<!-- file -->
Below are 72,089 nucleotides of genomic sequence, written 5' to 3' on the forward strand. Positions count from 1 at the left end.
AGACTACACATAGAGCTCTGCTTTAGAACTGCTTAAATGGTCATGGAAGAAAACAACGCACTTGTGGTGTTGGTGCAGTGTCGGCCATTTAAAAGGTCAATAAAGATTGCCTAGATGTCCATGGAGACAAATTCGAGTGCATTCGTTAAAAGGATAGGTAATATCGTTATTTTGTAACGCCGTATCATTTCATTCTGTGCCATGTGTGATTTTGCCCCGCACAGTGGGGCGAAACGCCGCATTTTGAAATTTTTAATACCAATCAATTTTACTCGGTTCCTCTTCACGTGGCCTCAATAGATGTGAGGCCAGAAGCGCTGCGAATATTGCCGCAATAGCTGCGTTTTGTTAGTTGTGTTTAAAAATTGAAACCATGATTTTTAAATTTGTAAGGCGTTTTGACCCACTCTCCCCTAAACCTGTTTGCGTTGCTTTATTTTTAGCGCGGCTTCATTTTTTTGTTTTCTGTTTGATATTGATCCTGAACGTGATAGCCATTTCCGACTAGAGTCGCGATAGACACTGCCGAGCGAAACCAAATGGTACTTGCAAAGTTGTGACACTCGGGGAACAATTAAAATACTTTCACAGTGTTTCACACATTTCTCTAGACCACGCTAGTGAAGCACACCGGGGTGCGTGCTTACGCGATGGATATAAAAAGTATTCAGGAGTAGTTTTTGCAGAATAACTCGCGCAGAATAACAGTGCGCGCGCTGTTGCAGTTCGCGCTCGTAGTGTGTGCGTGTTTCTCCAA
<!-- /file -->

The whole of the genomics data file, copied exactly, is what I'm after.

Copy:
Below are 72,089 nucleotides of genomic sequence, written 5' to 3' on the forward strand. Positions count from 1 at the left end.
AGACTACACATAGAGCTCTGCTTTAGAACTGCTTAAATGGTCATGGAAGAAAACAACGCACTTGTGGTGTTGGTGCAGTGTCGGCCATTTAAAAGGTCAATAAAGATTGCCTAGATGTCCATGGAGACAAATTCGAGTGCATTCGTTAAAAGGATAGGTAATATCGTTATTTTGTAACGCCGTATCATTTCATTCTGTGCCATGTGTGATTTTGCCCCGCACAGTGGGGCGAAACGCCGCATTTTGAAATTTTTAATACCAATCAATTTTACTCGGTTCCTCTTCACGTGGCCTCAATAGATGTGAGGCCAGAAGCGCTGCGAATATTGCCGCAATAGCTGCGTTTTGTTAGTTGTGTTTAAAAATTGAAACCATGATTTTTAAATTTGTAAGGCGTTTTGACCCACTCTCCCCTAAACCTGTTTGCGTTGCTTTATTTTTAGCGCGGCTTCATTTTTTTGTTTTCTGTTTGATATTGATCCTGAACGTGATAGCCATTTCCGACTAGAGTCGCGATAGACACTGCCGAGCGAAACCAAATGGTACTTGCAAAGTTGTGACACTCGGGGAACAATTAAAATACTTTCACAGTGTTTCACACATTTCTCTAGACCACGCTAGTGAAGCACACCGGGGTGCGTGCTTACGCGATGGATATAAAAAGTATTCAGGAGTAGTTTTTGCAGAATAACTCGCGCAGAATAACAGTGCGCGCGCTGTTGCAGTTCGCGCTCGTAGTGTGTGCGTGTTTCTCCAA